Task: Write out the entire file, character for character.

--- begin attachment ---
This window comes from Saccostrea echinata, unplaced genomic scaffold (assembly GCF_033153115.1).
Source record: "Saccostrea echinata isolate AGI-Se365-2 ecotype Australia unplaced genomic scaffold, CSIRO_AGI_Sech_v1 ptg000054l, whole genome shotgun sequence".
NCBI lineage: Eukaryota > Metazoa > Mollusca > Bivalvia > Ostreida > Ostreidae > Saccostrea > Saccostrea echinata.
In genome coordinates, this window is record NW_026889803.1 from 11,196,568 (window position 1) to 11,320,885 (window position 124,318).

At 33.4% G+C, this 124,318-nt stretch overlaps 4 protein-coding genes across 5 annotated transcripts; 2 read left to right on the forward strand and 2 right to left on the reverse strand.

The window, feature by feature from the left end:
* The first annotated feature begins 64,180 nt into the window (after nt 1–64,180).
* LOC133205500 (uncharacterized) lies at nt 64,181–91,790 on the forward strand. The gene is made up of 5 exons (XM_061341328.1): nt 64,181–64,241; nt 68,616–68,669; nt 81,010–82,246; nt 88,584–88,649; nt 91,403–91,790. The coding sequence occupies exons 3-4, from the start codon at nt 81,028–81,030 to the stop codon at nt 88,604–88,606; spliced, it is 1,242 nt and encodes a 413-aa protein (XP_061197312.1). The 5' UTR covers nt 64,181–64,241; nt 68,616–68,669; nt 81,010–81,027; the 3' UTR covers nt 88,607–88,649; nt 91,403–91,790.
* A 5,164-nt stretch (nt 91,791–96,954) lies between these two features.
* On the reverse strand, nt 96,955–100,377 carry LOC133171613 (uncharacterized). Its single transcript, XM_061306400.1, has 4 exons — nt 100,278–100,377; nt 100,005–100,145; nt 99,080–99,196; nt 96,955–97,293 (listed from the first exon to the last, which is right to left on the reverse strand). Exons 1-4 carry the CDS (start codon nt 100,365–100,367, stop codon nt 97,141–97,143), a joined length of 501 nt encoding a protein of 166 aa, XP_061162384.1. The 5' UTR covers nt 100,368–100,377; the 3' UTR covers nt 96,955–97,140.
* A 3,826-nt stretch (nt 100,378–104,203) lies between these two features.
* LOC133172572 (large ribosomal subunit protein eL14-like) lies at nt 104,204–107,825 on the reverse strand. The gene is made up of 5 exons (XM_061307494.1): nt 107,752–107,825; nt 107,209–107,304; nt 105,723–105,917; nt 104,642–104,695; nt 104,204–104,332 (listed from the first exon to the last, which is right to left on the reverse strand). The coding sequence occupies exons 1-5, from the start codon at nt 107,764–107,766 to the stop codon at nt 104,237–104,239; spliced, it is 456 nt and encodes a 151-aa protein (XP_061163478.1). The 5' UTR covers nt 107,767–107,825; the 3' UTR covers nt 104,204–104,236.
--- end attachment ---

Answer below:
This window comes from Saccostrea echinata, unplaced genomic scaffold (assembly GCF_033153115.1).
Source record: "Saccostrea echinata isolate AGI-Se365-2 ecotype Australia unplaced genomic scaffold, CSIRO_AGI_Sech_v1 ptg000054l, whole genome shotgun sequence".
NCBI lineage: Eukaryota > Metazoa > Mollusca > Bivalvia > Ostreida > Ostreidae > Saccostrea > Saccostrea echinata.
In genome coordinates, this window is record NW_026889803.1 from 11,196,568 (window position 1) to 11,320,885 (window position 124,318).

At 33.4% G+C, this 124,318-nt stretch overlaps 4 protein-coding genes across 5 annotated transcripts; 2 read left to right on the forward strand and 2 right to left on the reverse strand.

The window, feature by feature from the left end:
* The first annotated feature begins 64,180 nt into the window (after nt 1–64,180).
* LOC133205500 (uncharacterized) lies at nt 64,181–91,790 on the forward strand. The gene is made up of 5 exons (XM_061341328.1): nt 64,181–64,241; nt 68,616–68,669; nt 81,010–82,246; nt 88,584–88,649; nt 91,403–91,790. The coding sequence occupies exons 3-4, from the start codon at nt 81,028–81,030 to the stop codon at nt 88,604–88,606; spliced, it is 1,242 nt and encodes a 413-aa protein (XP_061197312.1). The 5' UTR covers nt 64,181–64,241; nt 68,616–68,669; nt 81,010–81,027; the 3' UTR covers nt 88,607–88,649; nt 91,403–91,790.
* A 5,164-nt stretch (nt 91,791–96,954) lies between these two features.
* On the reverse strand, nt 96,955–100,377 carry LOC133171613 (uncharacterized). Its single transcript, XM_061306400.1, has 4 exons — nt 100,278–100,377; nt 100,005–100,145; nt 99,080–99,196; nt 96,955–97,293 (listed from the first exon to the last, which is right to left on the reverse strand). Exons 1-4 carry the CDS (start codon nt 100,365–100,367, stop codon nt 97,141–97,143), a joined length of 501 nt encoding a protein of 166 aa, XP_061162384.1. The 5' UTR covers nt 100,368–100,377; the 3' UTR covers nt 96,955–97,140.
* A 3,826-nt stretch (nt 100,378–104,203) lies between these two features.
* LOC133172572 (large ribosomal subunit protein eL14-like) lies at nt 104,204–107,825 on the reverse strand. The gene is made up of 5 exons (XM_061307494.1): nt 107,752–107,825; nt 107,209–107,304; nt 105,723–105,917; nt 104,642–104,695; nt 104,204–104,332 (listed from the first exon to the last, which is right to left on the reverse strand). The coding sequence occupies exons 1-5, from the start codon at nt 107,764–107,766 to the stop codon at nt 104,237–104,239; spliced, it is 456 nt and encodes a 151-aa protein (XP_061163478.1). The 5' UTR covers nt 107,767–107,825; the 3' UTR covers nt 104,204–104,236.